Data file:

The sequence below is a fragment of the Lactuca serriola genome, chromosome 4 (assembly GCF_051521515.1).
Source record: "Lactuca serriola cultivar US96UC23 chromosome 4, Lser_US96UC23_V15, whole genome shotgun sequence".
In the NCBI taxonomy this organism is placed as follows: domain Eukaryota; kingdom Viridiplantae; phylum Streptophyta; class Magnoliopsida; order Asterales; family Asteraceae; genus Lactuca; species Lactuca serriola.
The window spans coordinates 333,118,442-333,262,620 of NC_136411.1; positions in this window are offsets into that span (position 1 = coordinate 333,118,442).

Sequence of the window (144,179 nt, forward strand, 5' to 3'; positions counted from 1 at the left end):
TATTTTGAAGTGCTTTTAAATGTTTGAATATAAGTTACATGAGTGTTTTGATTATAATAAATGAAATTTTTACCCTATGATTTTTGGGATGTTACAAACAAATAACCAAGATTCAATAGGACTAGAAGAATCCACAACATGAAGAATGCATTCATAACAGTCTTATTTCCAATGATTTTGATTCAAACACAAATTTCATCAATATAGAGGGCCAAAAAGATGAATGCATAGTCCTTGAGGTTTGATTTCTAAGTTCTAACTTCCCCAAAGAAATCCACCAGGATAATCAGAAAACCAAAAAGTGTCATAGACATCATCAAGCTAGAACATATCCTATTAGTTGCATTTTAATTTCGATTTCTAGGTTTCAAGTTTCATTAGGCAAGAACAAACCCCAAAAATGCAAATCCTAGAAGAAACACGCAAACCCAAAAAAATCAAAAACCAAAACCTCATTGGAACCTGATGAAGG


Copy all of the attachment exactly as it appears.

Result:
The sequence below is a fragment of the Lactuca serriola genome, chromosome 4 (assembly GCF_051521515.1).
Source record: "Lactuca serriola cultivar US96UC23 chromosome 4, Lser_US96UC23_V15, whole genome shotgun sequence".
In the NCBI taxonomy this organism is placed as follows: domain Eukaryota; kingdom Viridiplantae; phylum Streptophyta; class Magnoliopsida; order Asterales; family Asteraceae; genus Lactuca; species Lactuca serriola.
The window spans coordinates 333,118,442-333,262,620 of NC_136411.1; positions in this window are offsets into that span (position 1 = coordinate 333,118,442).

Sequence of the window (144,179 nt, forward strand, 5' to 3'; positions counted from 1 at the left end):
TATTTTGAAGTGCTTTTAAATGTTTGAATATAAGTTACATGAGTGTTTTGATTATAATAAATGAAATTTTTACCCTATGATTTTTGGGATGTTACAAACAAATAACCAAGATTCAATAGGACTAGAAGAATCCACAACATGAAGAATGCATTCATAACAGTCTTATTTCCAATGATTTTGATTCAAACACAAATTTCATCAATATAGAGGGCCAAAAAGATGAATGCATAGTCCTTGAGGTTTGATTTCTAAGTTCTAACTTCCCCAAAGAAATCCACCAGGATAATCAGAAAACCAAAAAGTGTCATAGACATCATCAAGCTAGAACATATCCTATTAGTTGCATTTTAATTTCGATTTCTAGGTTTCAAGTTTCATTAGGCAAGAACAAACCCCAAAAATGCAAATCCTAGAAGAAACACGCAAACCCAAAAAAATCAAAAACCAAAACCTCATTGGAACCTGATGAAGG